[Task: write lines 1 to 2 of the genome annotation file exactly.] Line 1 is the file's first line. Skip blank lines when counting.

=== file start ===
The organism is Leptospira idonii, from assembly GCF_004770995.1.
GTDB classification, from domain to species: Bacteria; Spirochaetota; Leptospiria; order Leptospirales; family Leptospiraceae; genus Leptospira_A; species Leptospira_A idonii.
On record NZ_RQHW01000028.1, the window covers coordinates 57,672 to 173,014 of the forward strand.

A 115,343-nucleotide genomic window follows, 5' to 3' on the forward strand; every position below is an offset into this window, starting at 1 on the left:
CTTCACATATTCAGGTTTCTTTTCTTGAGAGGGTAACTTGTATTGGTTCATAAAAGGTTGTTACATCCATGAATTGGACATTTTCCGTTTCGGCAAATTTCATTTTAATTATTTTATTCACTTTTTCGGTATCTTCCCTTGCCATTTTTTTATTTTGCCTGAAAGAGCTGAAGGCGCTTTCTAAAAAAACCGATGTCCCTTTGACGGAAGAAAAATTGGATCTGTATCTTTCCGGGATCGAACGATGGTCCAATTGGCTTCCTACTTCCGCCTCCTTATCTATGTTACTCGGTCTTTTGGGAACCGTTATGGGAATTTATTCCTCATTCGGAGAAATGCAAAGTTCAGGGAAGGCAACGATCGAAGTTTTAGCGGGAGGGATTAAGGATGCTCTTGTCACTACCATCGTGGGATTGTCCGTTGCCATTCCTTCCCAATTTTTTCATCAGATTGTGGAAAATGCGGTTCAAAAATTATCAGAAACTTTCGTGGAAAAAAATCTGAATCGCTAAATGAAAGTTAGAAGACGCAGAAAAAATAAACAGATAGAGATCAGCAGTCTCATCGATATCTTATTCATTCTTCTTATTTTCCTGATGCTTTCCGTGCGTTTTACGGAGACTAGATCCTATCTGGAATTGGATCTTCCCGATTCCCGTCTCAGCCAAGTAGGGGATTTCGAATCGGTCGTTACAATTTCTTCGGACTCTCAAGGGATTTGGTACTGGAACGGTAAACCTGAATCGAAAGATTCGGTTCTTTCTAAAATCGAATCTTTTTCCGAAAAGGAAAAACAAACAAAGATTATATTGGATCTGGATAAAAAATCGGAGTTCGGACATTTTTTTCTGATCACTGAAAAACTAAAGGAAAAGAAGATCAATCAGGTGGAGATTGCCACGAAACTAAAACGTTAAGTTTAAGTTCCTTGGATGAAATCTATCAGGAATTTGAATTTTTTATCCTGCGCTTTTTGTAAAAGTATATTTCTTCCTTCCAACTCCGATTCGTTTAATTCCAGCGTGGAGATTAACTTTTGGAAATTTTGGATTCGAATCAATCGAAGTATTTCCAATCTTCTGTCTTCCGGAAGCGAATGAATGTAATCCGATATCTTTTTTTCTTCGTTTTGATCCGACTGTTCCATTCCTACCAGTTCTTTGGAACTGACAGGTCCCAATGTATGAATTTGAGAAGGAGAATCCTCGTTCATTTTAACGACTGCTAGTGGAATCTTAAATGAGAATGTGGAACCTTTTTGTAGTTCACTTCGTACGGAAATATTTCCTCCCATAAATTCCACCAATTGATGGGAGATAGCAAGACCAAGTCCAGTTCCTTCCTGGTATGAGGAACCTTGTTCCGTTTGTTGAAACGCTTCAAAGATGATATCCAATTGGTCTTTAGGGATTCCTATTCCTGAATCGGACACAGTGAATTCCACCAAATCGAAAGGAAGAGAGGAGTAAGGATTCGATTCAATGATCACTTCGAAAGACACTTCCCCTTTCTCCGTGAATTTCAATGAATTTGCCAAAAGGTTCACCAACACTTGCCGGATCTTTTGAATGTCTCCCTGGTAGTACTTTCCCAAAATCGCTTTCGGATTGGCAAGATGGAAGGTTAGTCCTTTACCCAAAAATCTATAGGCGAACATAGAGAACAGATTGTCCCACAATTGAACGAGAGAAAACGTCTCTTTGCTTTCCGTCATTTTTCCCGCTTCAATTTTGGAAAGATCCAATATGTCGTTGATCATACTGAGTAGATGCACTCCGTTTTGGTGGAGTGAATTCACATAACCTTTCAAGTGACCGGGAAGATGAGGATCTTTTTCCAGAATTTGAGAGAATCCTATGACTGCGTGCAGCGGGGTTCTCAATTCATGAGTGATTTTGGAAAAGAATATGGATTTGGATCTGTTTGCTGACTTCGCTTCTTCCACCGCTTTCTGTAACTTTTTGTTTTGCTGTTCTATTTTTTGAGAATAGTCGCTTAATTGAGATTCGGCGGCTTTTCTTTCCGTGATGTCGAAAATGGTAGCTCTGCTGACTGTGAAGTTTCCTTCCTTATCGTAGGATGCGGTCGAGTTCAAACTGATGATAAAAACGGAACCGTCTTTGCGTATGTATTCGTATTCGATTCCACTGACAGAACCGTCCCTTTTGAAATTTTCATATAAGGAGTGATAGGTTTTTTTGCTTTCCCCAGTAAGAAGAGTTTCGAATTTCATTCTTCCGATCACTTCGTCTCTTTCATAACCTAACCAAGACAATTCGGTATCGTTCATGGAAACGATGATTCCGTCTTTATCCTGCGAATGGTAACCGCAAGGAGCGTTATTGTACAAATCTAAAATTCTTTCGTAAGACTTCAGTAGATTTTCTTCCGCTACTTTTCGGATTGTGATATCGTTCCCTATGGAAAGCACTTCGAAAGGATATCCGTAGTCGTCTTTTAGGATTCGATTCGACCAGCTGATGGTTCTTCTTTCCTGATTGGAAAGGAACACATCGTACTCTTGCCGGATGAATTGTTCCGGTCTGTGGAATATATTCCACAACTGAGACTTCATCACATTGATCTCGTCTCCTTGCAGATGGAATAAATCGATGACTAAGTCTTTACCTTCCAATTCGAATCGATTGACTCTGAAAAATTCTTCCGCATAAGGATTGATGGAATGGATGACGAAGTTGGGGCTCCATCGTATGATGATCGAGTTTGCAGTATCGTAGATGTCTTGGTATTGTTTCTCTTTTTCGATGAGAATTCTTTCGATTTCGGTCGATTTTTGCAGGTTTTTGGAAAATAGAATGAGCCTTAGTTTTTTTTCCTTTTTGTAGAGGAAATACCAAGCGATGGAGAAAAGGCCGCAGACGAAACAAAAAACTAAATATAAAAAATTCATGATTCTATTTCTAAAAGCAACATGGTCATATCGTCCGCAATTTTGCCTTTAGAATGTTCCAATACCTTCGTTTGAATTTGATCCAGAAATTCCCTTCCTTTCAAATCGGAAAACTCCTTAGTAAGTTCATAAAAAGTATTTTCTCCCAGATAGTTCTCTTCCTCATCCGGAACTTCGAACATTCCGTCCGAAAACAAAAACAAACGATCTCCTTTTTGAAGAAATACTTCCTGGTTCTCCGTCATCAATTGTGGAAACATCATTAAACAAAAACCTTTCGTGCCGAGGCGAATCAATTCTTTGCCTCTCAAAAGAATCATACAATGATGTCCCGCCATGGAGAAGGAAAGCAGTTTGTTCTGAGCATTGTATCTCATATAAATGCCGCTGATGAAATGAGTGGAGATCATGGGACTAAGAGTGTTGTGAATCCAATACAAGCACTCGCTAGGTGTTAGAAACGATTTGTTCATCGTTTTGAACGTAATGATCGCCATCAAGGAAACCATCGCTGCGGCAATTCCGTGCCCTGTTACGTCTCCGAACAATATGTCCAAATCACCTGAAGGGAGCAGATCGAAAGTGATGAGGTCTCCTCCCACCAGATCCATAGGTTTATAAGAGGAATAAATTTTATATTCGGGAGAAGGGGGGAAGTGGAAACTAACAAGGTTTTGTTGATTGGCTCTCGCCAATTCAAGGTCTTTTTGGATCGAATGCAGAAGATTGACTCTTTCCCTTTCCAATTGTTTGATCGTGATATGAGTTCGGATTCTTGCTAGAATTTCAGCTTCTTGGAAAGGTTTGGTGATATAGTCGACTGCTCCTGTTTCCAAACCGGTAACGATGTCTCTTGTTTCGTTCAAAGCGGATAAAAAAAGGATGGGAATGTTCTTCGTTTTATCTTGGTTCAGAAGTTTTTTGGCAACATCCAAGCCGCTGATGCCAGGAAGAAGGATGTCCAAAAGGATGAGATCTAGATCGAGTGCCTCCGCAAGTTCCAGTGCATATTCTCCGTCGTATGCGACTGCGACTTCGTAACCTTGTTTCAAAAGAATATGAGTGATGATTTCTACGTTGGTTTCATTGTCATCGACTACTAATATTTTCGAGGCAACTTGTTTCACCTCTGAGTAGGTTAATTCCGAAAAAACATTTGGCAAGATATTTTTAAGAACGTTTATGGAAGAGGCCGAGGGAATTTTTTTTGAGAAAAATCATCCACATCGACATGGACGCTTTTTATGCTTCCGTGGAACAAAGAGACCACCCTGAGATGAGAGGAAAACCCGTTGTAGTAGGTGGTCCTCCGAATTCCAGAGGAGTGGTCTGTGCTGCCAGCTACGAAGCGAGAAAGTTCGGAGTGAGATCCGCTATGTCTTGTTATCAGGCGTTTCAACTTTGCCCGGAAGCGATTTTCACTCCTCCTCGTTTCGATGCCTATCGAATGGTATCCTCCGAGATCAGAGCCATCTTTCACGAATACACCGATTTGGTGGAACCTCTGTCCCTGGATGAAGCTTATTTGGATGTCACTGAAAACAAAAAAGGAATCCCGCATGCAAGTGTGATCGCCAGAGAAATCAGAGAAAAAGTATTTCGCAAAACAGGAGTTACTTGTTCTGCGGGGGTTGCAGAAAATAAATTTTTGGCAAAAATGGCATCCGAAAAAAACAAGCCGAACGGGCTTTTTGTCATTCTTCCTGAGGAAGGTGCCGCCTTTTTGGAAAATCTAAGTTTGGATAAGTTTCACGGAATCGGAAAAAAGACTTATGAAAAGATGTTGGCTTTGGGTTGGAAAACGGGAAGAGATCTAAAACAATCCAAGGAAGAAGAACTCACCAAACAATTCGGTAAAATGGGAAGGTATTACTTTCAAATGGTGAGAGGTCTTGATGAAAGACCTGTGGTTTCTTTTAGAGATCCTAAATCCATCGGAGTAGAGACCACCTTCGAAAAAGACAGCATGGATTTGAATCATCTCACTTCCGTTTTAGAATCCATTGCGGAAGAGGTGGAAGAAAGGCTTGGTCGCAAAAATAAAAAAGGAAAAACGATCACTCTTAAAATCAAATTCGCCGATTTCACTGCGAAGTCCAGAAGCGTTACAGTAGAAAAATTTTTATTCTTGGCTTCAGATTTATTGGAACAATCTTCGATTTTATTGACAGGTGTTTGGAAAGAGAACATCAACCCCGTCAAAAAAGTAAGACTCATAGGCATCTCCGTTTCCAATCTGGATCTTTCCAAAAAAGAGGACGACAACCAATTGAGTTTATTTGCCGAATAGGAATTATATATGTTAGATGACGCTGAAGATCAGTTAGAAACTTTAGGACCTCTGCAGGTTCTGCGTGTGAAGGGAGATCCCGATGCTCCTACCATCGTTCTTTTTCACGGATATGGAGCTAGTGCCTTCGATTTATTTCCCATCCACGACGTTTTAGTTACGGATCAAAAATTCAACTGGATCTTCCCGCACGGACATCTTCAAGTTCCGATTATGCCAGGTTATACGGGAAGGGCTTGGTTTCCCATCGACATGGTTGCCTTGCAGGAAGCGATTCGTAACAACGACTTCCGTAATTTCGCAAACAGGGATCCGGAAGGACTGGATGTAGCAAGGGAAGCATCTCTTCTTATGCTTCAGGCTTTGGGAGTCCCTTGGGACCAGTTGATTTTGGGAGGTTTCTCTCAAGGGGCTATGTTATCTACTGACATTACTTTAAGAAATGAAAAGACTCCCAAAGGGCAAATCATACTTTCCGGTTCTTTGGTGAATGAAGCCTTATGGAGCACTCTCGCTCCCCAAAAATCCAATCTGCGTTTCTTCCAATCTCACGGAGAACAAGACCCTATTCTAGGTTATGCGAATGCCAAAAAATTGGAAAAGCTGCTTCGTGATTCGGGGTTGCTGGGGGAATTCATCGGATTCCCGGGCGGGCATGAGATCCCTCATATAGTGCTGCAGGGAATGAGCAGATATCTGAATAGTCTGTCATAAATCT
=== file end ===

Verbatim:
The organism is Leptospira idonii, from assembly GCF_004770995.1.
GTDB classification, from domain to species: Bacteria; Spirochaetota; Leptospiria; order Leptospirales; family Leptospiraceae; genus Leptospira_A; species Leptospira_A idonii.